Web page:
Journal of
Medicinal Plants Research

  • Abbreviation: J. Med. Plants Res.
  • Language: English
  • ISSN: 1996-0875
  • DOI: 10.5897/JMPR
  • Start Year: 2007
  • Published Articles: 3693

Full Length Research Paper

Distribution of phenolic content and screening for antioxidant capacity of different parts of tea plant (Camellia sinensis L.)

Piumi Dasanayake1,2 and Preethi Soysa1*
1Department of Biochemistry and Molecular Biology, Faculty of Medicine, University of Colombo, Colomobo-08, Sri Lanka. 2Department of Botany, Faculty of Applied Sciences, University of Sri Jayewardenepura, Sri Lanka.
Email: [email protected]

  •  Received: 29 July 2016
  •  Accepted: 29 August 2016
  •  Published: 03 September 2016

Abstract

Tea is a medicinal beverage manufactured from the plant, Camellia sinensis L. The bud and two adjacent leaves (tea flush) are generally harvested in this process. Currently, it is also used as an ingredient in cosmetic products. The present study was carried out to screen the antioxidant activity and the distribution of phenolic content in different parts of the tea plant for their utilization in other industries. The parts of C. sinensis L. used were tea flush, leaves, branches, seed, pericarp and root. Total phenolic content and antioxidant properties of the aqueous extracts were determined by Folin-Denis method and DPPH assay, respectively. The DPPH scavenging capacity in descending order was bud and first two leaves (tea flush)>tender leaves>mature leaves>seed=pericarp>tender branches>mature branches>root. There was no significant difference between tender leaves and the tea bud with two leaves regarding antioxidant activity. The phenolic content was highest in tea flush and least in root. The antioxidant capacity of the different parts were significantly correlated (r2=0.91; p<0.0001) with their polyphenolic content. Independent of the part of the plant, polyphenols are the principal constituents which are responsible for antioxidant capacity. Tender leaves just below the tea flush cannot be disregarded in cosmetic or food related industries.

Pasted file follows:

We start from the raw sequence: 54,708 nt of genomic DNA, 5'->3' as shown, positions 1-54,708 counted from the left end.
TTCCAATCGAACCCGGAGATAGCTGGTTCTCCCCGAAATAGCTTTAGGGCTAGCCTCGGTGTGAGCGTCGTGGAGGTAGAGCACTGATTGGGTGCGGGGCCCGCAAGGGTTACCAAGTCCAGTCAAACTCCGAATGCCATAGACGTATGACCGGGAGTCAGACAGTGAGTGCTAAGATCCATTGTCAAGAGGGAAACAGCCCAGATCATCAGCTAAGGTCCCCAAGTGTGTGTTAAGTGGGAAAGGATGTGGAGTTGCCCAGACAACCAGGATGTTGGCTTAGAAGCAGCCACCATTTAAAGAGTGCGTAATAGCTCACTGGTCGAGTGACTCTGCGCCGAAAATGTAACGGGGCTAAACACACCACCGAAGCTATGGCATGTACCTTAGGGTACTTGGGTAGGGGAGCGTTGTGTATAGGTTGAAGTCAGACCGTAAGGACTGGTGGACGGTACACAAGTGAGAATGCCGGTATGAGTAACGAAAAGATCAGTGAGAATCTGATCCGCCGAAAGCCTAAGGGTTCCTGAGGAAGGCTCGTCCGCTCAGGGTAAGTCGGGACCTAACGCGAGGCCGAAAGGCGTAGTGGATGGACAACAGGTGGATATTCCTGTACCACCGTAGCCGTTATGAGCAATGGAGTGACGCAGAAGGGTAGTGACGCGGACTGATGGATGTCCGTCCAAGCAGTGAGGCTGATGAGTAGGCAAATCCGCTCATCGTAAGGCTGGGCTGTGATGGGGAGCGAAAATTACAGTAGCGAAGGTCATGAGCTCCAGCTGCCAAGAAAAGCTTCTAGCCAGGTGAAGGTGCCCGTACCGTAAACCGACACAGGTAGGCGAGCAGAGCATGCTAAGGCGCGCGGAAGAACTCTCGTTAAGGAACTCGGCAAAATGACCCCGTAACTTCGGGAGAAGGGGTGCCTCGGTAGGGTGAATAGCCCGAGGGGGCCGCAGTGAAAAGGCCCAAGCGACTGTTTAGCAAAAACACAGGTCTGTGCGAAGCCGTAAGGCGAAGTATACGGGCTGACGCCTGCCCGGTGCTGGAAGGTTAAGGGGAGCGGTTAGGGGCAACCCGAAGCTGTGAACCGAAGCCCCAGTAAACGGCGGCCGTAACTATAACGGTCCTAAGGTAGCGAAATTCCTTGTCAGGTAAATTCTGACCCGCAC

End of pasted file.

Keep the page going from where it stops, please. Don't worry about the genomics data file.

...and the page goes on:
Key words: Camellia sinensis L., phenolic content, antioxidant potential, tea.